Open main menu

Page:Mrs Beeton's Book of Household Management.djvu/1992

This page has been proofread, but needs to be validated.


HOUSEHOLD RECIPES
 
CHAPTER LXIX
 

Recipes for the Use of Butler, Footman, Coachman, Groom, Valet, Lady's-Maid, Parlour-Maid, House-Maid and Laundry- Maid.

Recipes for the Butler

TO FINE WINES

There are various methods of fining wine; eggs, isinglass, gelatine and gum Arabic are all used for the purpose. Whichever of these articles is used, the process is always the same. Supposing eggs (the cheapest) to be used: Draw a gallon of wine and mix 1 quart of it with the white of 4 eggs, and stir with a whisk; afterwards, when thoroughly mixed, pour it back into, the cask through the bunghole, and stir up the whole cask in a rotary direction with a clean split stick inserted through the bunghole. Having stirred it sufficiently, pour in the remainder of the wine drawn off, until the cask is full; then stir again, skimming off the bubbles that rise to the surface. When thoroughly mixed by stirring, close the bunghole, and leave it to stand for 3 or 4 days. A cask of clarified wine will fine thirteen dozen bottles of port or sherry. The other clearing ingredients are applied in the same manner, the material being cut into small pieces, and dissolved in a quart of wine, and the cask stirred in the same manner.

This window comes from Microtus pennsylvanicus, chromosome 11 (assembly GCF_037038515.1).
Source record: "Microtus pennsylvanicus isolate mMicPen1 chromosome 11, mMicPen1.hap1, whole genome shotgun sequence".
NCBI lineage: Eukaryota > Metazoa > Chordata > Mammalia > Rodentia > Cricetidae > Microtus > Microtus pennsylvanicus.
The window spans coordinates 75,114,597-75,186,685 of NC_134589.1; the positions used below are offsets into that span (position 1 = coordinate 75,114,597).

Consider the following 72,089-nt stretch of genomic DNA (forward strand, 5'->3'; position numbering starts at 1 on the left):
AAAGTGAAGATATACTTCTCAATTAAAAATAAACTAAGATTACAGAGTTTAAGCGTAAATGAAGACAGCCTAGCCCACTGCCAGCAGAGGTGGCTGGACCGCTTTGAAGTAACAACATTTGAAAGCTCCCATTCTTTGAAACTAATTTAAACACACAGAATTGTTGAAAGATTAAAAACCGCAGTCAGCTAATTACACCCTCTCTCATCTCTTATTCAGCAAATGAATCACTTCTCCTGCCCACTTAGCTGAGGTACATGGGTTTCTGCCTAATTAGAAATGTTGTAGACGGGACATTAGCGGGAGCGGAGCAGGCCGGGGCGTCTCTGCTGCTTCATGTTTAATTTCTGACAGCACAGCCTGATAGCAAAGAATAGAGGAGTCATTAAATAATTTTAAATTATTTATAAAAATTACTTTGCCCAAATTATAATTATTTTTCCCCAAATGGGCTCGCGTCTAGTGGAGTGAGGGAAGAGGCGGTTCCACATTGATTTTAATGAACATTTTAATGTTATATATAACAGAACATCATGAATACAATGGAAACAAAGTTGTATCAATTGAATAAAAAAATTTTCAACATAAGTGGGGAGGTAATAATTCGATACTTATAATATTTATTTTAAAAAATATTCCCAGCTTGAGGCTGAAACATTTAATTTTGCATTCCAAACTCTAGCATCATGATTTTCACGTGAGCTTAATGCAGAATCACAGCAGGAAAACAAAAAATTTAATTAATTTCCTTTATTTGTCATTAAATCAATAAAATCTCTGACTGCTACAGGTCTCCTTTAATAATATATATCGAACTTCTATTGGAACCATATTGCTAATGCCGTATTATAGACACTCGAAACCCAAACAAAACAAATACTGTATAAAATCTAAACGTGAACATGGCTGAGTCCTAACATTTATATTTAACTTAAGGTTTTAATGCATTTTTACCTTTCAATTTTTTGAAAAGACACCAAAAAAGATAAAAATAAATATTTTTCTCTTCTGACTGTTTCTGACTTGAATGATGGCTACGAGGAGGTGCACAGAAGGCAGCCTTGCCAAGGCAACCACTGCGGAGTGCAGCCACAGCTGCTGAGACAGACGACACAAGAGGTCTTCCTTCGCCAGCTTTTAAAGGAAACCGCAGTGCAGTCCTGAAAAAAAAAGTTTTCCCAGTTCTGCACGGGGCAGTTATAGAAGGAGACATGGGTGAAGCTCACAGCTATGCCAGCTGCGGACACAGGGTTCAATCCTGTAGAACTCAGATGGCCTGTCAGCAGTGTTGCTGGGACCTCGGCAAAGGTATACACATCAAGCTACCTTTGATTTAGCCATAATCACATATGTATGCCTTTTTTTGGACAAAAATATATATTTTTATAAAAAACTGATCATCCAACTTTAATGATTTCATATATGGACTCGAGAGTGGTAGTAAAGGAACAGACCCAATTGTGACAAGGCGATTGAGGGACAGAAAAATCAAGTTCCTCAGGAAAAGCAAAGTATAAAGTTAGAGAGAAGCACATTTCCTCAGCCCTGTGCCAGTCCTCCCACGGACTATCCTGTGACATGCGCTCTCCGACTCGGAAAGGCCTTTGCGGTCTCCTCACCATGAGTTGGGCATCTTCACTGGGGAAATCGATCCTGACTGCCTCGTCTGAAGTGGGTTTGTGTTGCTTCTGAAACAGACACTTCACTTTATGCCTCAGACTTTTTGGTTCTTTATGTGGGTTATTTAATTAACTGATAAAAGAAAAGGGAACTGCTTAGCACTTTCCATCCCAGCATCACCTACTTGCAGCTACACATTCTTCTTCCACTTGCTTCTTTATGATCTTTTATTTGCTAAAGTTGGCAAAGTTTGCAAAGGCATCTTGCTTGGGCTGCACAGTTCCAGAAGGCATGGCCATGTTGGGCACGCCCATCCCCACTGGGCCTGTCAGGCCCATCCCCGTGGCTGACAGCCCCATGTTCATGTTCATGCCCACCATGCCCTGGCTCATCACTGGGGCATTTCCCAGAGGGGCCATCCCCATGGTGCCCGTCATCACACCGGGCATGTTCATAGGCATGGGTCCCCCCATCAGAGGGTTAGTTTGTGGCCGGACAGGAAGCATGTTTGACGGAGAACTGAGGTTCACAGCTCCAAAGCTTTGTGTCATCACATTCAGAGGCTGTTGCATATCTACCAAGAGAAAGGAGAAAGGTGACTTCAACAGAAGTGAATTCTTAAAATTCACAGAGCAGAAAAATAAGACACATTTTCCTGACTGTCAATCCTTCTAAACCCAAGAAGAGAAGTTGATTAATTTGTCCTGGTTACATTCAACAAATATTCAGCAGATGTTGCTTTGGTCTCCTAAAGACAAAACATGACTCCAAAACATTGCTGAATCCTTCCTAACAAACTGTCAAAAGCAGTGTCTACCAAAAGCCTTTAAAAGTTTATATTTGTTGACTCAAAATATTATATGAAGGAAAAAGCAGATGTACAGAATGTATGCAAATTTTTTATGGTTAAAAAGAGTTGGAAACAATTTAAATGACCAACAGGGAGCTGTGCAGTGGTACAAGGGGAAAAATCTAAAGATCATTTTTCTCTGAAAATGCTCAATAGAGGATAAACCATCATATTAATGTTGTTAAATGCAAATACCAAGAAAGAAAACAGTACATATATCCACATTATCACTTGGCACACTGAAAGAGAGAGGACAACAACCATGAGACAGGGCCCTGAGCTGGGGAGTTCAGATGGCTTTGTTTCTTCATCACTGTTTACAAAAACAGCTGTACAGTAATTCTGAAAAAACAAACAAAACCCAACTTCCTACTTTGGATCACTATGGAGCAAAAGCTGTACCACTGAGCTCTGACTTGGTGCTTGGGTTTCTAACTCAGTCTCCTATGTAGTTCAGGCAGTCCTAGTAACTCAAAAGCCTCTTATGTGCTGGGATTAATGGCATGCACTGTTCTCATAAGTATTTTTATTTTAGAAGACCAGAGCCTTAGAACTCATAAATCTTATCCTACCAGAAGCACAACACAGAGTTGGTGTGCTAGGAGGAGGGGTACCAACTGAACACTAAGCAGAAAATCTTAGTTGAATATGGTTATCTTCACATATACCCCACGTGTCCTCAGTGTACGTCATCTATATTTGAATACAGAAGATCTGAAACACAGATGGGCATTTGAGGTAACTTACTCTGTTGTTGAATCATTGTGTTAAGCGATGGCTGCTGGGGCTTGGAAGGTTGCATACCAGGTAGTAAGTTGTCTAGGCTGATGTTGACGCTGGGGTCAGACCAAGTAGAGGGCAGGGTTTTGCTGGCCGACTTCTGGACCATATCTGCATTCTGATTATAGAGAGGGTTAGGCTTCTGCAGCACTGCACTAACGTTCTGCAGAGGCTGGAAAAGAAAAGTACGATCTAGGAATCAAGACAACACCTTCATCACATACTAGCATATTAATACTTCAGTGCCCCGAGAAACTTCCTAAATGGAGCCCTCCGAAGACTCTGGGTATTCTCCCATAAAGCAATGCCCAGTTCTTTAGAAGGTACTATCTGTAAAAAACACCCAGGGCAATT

TO BOTTLE WINES

Having thoroughly washed and dried the bottles, supposing they have been before used for the same kind of wine, provide corks which will be improved by being slightly boiled, or at least steeped in hot water, a wooden hammer or mallet, a bottling boot, and a squeezer for the corks. Bore a hole in the lower part of the cask with a gimlet, receiving the liquid stream which follows in the bottle and filterer, which is placed in a tub or basin. This operation is best performed by 2 persons, 1 to draw the wine, the other to cork the bottles. The drawer is to see that the bottles are up to the mark, but not too full, the bottle being placed in a clean tub to prevent waste. The corking-boot is buckled by a strap to the knee, the bottle placed in it, and the cork, after being squeezed in the press, driven in by a flat wooden

1790